Characterizing the relative calibration of Landsat-7 (ETM+) visible bands with Terra (MODIS) over clear waters: The implications for monitoring water resources
Pahlevan, N., and J.R. Schott, 2012: “Characterizing the relative calibration of Landsat-7 (ETM+) visible bands with Terra (MODIS) over clear waters: The implications for monitoring water resources.” Remote Sensing of Environment, v. 125, pp. 167-180, doi: 10.1016/j.rse.2012.07.013.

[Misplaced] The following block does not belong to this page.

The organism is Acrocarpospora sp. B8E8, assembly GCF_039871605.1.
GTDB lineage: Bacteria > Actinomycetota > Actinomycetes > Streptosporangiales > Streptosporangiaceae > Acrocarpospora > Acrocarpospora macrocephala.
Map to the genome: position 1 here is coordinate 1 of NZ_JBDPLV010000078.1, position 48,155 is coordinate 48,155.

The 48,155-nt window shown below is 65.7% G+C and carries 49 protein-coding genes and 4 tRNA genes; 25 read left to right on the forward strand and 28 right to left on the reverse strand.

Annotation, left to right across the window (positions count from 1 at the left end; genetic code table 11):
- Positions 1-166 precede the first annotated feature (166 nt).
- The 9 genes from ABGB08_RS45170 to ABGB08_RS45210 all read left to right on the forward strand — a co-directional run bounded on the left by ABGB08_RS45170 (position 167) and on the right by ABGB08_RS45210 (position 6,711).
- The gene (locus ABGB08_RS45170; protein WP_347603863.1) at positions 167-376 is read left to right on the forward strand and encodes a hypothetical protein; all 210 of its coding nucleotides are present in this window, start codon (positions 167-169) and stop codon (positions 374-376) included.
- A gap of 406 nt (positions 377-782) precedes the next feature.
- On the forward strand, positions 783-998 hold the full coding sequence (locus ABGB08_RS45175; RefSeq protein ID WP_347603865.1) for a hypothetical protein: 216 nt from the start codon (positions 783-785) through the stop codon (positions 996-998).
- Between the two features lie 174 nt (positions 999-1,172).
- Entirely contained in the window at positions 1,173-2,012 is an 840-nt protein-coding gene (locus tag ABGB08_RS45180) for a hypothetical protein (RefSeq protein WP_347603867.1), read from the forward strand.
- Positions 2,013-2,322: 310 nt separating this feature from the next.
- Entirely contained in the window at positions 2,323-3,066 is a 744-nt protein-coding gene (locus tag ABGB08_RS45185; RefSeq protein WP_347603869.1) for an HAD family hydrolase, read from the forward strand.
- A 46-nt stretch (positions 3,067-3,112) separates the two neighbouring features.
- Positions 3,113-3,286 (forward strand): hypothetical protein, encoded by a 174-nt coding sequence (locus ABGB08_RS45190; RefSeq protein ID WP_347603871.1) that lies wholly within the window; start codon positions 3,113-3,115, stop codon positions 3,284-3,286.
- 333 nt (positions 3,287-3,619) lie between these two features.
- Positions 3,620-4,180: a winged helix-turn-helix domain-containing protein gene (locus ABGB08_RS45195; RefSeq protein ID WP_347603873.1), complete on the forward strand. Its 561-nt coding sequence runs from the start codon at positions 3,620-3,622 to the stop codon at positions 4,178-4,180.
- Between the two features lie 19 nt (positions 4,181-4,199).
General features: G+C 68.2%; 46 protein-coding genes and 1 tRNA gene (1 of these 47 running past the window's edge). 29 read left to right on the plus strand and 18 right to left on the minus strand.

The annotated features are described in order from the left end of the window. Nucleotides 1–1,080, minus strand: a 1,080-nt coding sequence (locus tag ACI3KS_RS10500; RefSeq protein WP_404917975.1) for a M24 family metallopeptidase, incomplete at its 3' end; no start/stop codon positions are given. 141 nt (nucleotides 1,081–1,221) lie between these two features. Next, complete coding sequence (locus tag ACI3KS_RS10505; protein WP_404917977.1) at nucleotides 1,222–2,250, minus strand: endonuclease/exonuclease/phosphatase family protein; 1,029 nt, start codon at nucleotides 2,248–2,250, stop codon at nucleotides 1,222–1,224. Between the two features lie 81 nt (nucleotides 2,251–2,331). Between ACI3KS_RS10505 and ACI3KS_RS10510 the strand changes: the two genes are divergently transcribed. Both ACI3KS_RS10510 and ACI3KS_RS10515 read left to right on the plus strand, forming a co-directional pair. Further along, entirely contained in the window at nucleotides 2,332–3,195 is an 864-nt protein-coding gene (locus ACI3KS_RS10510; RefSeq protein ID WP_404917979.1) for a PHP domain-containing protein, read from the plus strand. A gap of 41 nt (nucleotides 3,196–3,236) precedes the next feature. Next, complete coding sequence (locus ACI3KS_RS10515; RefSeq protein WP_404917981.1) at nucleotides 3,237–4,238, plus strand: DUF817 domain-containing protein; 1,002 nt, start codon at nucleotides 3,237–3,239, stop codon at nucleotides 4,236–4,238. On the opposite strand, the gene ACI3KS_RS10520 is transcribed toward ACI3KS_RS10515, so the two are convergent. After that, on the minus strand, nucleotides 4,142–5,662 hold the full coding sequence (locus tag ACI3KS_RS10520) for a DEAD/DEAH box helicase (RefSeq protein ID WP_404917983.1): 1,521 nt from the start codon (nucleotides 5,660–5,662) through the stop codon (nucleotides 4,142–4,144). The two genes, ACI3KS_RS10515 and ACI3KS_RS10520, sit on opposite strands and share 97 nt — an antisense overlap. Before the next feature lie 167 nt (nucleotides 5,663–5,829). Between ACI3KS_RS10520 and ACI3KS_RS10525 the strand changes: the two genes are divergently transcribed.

Since its launch, the Enhanced Thematic Mapper plus (ETM+) onboard Landsat-7 has been continuously monitored via different calibration techniques to ensure it maintains the science requirements for demanding application areas. The majority of its applications, including agriculture and forestry, require a robust calibration for medium to high reflective targets. However, when imaging water resources, then the question becomes whether the calibration coefficients are valid for the dark end of the sensor’s responsivity curve. Motivated by the Landsat Data Continuity Mission (LDCM) and its potential for providing long-term, robust water studies, in this effort, the calibration status of ETM+ visible bands are examined using a cross-calibration technique. The well-calibrated Terra-MODIS scenes (collection 5) of the past decade over relatively optically stable waters were chosen to evaluate ETM+ stability. The cross-comparison showed that the calibration instability of ETM+ reflective bands lie well within its radiometric uncertainty. The slight calibration differences were found to be less than 1.6%, 0.93%, and 3.2% for the blue, green and the red bands obtained for the period when the MODIS had been radiometrically stable. The NIR band of ETM+, however, exhibits, on average, 4.8% higher signals than those of MODIS. The error budget analysis for the calibration differences showed that 1.2%, 1.6%, 3.5%, and 6.5% errors are associated with the Visible-Near-Infrared (VNIR) bands, respectively. Using the results from the calibration study combined with simulations, it was demonstrated that ETM+ underestimates the retrieved diffuse surface reflectance (Rd) in the blue and the green bands as much as 12.2% and 4.4%, respectively, while the red band is overestimated 37%, on average, when studying slightly/moderately turbid. The uncertainties in the retrieval of Rd were applied in a water constituent retrieval framework where a physics-based model was utilized to obtain concentrations of chlorophyll-a (CHL) and total suspended solids (TSS) from a Landsat-7 dataset in slightly/moderately turbid waters. It was found that the calibration-induced errors in the retrieval of Rd yield, on average, 20% error in retrieval of these components. The results indicate that although ETM+ is well calibrated, its calibration status should be quantified rigorously for water studies when physics-based methods are employed for the removal of atmospheric effects. The over-water characterization of Landsat satellites will become more crucial when the LDCM becomes operational due to its increased capabilities for water resource studies.